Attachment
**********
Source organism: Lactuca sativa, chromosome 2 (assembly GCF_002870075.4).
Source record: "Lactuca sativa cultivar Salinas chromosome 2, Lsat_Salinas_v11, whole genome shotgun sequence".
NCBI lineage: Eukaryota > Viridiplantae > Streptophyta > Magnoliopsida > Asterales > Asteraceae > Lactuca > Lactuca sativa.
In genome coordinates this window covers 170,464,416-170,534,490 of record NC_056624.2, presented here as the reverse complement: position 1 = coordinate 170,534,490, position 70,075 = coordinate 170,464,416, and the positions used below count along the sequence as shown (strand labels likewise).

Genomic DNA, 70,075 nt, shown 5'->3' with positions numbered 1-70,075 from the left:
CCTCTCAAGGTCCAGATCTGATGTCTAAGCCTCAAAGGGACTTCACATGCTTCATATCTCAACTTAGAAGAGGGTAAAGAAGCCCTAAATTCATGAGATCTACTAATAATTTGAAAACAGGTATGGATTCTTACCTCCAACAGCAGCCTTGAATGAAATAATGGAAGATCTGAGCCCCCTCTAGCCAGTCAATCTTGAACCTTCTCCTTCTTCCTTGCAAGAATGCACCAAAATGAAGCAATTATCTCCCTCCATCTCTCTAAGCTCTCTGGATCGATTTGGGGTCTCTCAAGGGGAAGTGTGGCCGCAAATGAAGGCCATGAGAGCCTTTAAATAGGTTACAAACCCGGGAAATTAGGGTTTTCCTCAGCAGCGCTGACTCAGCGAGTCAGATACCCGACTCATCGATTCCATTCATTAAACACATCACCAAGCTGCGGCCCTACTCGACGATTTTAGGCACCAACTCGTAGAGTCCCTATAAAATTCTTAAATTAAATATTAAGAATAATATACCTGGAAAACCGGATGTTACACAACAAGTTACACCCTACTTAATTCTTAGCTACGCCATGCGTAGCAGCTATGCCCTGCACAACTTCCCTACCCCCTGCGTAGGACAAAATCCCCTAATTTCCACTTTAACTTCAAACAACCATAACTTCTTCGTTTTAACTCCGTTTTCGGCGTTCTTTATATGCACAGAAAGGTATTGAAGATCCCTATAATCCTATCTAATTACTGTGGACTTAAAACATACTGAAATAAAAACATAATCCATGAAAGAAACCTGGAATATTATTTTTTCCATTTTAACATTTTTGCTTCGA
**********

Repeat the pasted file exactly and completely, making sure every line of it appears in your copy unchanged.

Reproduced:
Source organism: Lactuca sativa, chromosome 2 (assembly GCF_002870075.4).
Source record: "Lactuca sativa cultivar Salinas chromosome 2, Lsat_Salinas_v11, whole genome shotgun sequence".
NCBI lineage: Eukaryota > Viridiplantae > Streptophyta > Magnoliopsida > Asterales > Asteraceae > Lactuca > Lactuca sativa.
In genome coordinates this window covers 170,464,416-170,534,490 of record NC_056624.2, presented here as the reverse complement: position 1 = coordinate 170,534,490, position 70,075 = coordinate 170,464,416, and the positions used below count along the sequence as shown (strand labels likewise).

Genomic DNA, 70,075 nt, shown 5'->3' with positions numbered 1-70,075 from the left:
CCTCTCAAGGTCCAGATCTGATGTCTAAGCCTCAAAGGGACTTCACATGCTTCATATCTCAACTTAGAAGAGGGTAAAGAAGCCCTAAATTCATGAGATCTACTAATAATTTGAAAACAGGTATGGATTCTTACCTCCAACAGCAGCCTTGAATGAAATAATGGAAGATCTGAGCCCCCTCTAGCCAGTCAATCTTGAACCTTCTCCTTCTTCCTTGCAAGAATGCACCAAAATGAAGCAATTATCTCCCTCCATCTCTCTAAGCTCTCTGGATCGATTTGGGGTCTCTCAAGGGGAAGTGTGGCCGCAAATGAAGGCCATGAGAGCCTTTAAATAGGTTACAAACCCGGGAAATTAGGGTTTTCCTCAGCAGCGCTGACTCAGCGAGTCAGATACCCGACTCATCGATTCCATTCATTAAACACATCACCAAGCTGCGGCCCTACTCGACGATTTTAGGCACCAACTCGTAGAGTCCCTATAAAATTCTTAAATTAAATATTAAGAATAATATACCTGGAAAACCGGATGTTACACAACAAGTTACACCCTACTTAATTCTTAGCTACGCCATGCGTAGCAGCTATGCCCTGCACAACTTCCCTACCCCCTGCGTAGGACAAAATCCCCTAATTTCCACTTTAACTTCAAACAACCATAACTTCTTCGTTTTAACTCCGTTTTCGGCGTTCTTTATATGCACAGAAAGGTATTGAAGATCCCTATAATCCTATCTAATTACTGTGGACTTAAAACATACTGAAATAAAAACATAATCCATGAAAGAAACCTGGAATATTATTTTTTCCATTTTAACATTTTTGCTTCGA